6 recalled working alongside laggers in the engine room of the ship. The laggers would cover pipes with asbestos lagging and apply slurry, a wet paste comprising asbestos and water. He recalled that he would be covered in dust and that the asbestos stuck to him in the hot weather. On the issue of causation, Judge McCusker adopted the High Court s analysis in Amaca Pty Ltd v Booth. He accepted the evidence of cumulative effect, concluding that the exposure at Whyalla made a material contribution to Mr Hamilton s mesothelioma and that this contribution was a significant one. As to the assessment of general damages, Judge McCusker acknowledged that this requires an assessment of subjective experience, and that, while Mr Hamilton appeared to have faced his diagnosis with stoicism and courage, these characteristics should not downplay his experience as his condition deteriorated. Judge McCusker awarded general damages of $115,000. Implications While it is difficult to justify the significant disparity in the awards of general damages as demonstrated by the four cases considered above, the disparity can be in part attributed to: + differences in the levels of judicial conservatism within each state, something which is deeply engrained in legal and judicial culture; + recent trends in the assessment of general damages, which are reflective of judicial trends more broadly; + the statutory intervention and tort law reform in some states, which has placed some restrictions on general damages awards or at least modified expectations; and + whether the case has been heard by a jury. 14 Page 6 These issues, however, are not confined to asbestos litigation. The manner in which general damages are assessed in the four states, coupled with judicial trends regarding the assessment of general damages more broadly, has implications for all personal injury litigation. These cases raise legitimate concerns about the possibilities of forum shopping. Where possible, plaintiffs may be inclined to issue proceedings in jurisdictions that are perceived to be more sympathetic to their own interests. Underwriters and claims managers must therefore ensure proceedings have been issued in the appropriate jurisdiction, which, as we have seen, can significantly impact the value of a claim. Underwriters and claims managers must also be alert to the possibility of large general damages awards, including awards in the realm of $730,000 for asbestos related injuries. As we have seen from our discussion of the cases, there can be great unpredictability, particularly where juries are involved. 14. It is important to note that of the jurisdictions considered above, only the Victorian case involved a jury verdict. In Western Australia and New South Wales, most civil trials are heard without a jury. In South Australia, juries do not hear civil matters. Juries are not bound by the same considerations as judges in assessing general damages.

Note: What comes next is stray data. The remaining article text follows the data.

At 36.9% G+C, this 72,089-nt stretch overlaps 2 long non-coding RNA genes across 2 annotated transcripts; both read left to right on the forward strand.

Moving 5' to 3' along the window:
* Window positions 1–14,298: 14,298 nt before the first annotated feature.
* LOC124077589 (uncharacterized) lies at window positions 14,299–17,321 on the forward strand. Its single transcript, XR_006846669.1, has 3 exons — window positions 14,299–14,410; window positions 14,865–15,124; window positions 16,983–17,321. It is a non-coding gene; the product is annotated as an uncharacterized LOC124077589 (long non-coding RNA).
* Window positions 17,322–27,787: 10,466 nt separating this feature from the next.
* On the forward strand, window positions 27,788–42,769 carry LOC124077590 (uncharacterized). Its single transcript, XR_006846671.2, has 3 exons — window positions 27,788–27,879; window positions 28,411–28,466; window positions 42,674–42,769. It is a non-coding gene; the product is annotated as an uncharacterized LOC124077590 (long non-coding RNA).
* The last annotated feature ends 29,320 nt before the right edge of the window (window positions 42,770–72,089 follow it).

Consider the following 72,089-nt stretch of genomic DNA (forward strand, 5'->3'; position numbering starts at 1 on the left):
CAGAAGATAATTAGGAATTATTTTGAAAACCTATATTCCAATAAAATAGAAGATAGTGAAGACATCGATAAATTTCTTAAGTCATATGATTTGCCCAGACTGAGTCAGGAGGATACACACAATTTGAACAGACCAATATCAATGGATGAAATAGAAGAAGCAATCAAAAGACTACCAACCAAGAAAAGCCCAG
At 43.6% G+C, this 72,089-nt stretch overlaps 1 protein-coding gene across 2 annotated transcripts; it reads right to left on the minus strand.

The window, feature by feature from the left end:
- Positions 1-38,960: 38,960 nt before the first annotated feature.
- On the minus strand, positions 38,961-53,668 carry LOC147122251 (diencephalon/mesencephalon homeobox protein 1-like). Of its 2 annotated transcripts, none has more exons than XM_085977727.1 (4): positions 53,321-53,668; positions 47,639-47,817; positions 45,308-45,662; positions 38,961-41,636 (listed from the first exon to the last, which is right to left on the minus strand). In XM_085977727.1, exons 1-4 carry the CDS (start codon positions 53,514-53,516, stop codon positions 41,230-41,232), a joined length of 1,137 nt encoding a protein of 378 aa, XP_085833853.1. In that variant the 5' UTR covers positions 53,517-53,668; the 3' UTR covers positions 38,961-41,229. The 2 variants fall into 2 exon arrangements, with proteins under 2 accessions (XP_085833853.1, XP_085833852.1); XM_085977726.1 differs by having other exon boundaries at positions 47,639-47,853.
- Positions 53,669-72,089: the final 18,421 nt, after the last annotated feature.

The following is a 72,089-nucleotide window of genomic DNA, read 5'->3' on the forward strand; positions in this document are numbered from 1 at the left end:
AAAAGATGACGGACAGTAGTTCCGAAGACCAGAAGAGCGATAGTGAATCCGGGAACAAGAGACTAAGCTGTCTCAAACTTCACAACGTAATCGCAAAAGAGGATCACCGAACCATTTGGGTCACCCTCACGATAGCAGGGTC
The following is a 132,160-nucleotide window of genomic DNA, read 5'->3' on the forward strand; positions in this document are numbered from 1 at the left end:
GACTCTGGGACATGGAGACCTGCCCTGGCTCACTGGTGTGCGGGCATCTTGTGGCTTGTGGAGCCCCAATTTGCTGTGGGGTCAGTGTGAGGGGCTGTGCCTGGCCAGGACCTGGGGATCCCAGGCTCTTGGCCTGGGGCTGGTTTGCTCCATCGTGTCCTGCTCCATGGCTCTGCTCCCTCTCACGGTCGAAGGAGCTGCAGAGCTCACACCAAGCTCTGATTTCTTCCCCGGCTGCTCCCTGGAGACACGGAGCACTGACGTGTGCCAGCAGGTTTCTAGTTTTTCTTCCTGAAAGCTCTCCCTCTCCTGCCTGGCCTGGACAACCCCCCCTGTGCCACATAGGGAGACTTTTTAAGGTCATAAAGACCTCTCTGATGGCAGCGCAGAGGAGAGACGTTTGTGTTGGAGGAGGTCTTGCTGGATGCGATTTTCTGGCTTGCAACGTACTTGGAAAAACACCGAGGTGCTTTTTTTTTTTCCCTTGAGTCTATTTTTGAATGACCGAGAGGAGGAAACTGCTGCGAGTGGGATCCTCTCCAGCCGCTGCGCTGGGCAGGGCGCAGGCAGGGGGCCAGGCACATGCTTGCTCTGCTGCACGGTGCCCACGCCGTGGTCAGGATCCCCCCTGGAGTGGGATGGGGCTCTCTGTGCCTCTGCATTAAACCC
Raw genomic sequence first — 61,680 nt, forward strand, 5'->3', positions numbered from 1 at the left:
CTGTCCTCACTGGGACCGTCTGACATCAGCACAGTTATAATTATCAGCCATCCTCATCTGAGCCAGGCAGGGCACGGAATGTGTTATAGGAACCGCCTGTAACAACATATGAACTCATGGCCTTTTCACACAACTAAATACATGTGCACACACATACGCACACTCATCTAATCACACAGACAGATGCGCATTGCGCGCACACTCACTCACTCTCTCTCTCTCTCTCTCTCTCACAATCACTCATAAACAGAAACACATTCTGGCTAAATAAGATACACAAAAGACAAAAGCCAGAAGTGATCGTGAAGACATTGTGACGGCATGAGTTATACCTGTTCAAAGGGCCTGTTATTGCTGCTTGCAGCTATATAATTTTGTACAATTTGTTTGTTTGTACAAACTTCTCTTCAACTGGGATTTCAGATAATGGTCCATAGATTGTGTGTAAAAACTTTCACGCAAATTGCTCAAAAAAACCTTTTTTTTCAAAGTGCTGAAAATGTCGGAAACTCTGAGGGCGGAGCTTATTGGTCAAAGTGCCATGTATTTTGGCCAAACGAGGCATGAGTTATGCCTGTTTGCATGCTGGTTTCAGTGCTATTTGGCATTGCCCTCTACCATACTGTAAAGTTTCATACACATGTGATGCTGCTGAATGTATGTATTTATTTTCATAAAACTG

7 The High Court was recently presented with the opportunity to consider why there is, and whether there should be, such disparity between general damages awards throughout Australia. After the Victorian Court of Appeal upheld Mr King s award of $730,000, Amaca sought special leave to appeal on the sole issue of quantum. However, Amaca discontinued its application just hours before the High Court was to hand down its determination on the papers as to whether it would hear the application. We are therefore left with the vexed question: why is the pain and suffering of a person dying of mesothelioma in South Australia valued at $115,000, yet in Victoria, their pain and suffering is valued at $730,000? The dollars simply do not make sense. Page 7 For further information, please contact: Andrew Seiter, Partner Tel Natasha Sung, Solicitor Tel